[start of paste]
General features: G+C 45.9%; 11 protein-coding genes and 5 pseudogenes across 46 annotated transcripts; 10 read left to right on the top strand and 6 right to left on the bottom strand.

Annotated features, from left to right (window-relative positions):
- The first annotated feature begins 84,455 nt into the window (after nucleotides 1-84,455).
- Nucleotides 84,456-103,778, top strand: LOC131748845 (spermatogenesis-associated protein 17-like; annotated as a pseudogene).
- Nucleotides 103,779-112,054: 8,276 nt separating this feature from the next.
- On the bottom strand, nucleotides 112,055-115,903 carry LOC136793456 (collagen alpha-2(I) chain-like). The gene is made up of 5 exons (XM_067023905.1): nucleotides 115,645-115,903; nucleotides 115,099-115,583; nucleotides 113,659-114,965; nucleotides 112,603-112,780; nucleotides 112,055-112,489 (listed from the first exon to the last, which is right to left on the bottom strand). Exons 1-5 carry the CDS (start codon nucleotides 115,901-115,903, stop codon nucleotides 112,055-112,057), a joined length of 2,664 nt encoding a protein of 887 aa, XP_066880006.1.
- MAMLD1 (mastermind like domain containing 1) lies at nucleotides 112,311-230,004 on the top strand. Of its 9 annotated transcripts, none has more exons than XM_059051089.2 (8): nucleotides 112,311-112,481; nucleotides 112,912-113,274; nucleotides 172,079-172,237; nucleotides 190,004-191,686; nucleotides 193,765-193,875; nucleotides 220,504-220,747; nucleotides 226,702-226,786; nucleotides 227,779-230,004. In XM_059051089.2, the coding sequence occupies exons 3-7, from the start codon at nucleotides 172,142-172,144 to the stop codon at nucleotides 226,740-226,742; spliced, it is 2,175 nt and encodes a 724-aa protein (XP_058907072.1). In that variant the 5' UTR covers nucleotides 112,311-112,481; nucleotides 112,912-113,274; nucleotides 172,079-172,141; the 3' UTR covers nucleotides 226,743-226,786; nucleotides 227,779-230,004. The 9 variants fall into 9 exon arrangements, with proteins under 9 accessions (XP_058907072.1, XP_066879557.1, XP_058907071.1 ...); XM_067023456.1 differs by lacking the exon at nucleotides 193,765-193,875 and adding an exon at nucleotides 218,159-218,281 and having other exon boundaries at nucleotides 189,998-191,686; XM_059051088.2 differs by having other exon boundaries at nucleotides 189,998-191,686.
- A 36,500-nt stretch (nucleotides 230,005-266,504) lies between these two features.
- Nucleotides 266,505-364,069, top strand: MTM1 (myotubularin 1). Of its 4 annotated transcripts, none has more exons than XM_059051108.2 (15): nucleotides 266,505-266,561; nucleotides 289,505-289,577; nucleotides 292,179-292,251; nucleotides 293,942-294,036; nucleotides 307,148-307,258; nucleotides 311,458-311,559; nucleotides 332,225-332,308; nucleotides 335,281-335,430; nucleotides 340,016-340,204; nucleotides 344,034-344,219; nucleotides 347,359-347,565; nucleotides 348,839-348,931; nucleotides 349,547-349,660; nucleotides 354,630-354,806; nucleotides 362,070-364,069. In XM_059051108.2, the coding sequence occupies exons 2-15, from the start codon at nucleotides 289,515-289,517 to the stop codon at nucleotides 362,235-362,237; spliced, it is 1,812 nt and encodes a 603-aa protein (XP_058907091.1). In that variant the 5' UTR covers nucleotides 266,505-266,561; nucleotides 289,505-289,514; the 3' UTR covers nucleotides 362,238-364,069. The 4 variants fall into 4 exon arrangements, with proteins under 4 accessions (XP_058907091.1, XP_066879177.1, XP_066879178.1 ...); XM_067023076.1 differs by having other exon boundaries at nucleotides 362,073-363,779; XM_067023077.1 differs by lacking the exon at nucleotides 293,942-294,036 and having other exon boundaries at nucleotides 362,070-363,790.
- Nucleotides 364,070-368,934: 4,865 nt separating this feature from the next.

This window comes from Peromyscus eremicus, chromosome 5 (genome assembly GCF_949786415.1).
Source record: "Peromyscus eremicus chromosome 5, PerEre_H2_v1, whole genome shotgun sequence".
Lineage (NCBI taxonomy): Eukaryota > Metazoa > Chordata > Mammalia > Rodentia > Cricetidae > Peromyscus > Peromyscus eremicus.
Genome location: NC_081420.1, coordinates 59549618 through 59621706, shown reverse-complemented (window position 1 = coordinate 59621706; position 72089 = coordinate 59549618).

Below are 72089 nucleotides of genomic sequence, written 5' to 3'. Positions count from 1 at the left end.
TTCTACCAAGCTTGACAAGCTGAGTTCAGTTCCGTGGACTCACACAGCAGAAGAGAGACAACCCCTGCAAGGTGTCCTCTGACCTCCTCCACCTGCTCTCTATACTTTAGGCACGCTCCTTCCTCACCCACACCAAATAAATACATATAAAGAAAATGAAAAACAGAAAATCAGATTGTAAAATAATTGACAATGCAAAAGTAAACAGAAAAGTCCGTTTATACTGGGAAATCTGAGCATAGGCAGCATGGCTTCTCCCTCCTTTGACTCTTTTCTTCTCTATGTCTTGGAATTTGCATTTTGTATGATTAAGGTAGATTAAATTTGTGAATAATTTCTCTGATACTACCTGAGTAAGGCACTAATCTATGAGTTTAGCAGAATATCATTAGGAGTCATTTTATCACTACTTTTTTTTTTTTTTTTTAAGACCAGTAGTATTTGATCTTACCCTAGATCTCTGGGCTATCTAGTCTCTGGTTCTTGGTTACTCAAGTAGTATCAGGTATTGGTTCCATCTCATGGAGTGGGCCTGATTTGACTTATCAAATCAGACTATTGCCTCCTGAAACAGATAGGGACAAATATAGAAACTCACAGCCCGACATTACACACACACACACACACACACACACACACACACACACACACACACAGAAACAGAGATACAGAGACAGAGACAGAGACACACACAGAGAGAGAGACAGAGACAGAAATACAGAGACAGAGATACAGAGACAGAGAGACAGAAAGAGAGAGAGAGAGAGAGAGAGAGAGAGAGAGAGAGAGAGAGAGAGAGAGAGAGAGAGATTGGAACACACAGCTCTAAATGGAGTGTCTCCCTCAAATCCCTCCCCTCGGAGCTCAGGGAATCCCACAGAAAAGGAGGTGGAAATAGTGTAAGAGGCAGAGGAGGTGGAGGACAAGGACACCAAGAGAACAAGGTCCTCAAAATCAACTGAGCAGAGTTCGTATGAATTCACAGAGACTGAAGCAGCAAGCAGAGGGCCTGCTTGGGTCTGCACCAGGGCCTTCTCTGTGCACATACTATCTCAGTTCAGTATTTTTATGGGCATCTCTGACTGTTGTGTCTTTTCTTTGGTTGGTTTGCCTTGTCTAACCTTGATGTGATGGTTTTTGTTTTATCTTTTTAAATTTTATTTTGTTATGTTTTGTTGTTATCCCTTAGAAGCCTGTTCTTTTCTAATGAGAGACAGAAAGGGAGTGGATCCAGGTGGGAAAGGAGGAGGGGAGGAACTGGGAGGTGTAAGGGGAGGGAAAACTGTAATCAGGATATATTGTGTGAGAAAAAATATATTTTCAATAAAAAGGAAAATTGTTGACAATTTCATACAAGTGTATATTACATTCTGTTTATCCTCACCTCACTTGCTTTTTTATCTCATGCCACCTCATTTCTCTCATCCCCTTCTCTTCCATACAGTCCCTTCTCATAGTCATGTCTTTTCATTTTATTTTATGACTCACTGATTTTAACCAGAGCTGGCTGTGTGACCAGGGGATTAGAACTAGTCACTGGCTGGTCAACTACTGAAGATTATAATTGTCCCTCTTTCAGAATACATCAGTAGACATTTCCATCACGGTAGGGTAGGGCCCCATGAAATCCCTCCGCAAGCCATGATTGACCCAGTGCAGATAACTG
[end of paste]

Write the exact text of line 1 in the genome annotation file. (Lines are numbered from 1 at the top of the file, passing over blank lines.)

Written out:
General features: G+C 45.9%; 11 protein-coding genes and 5 pseudogenes across 46 annotated transcripts; 10 read left to right on the top strand and 6 right to left on the bottom strand.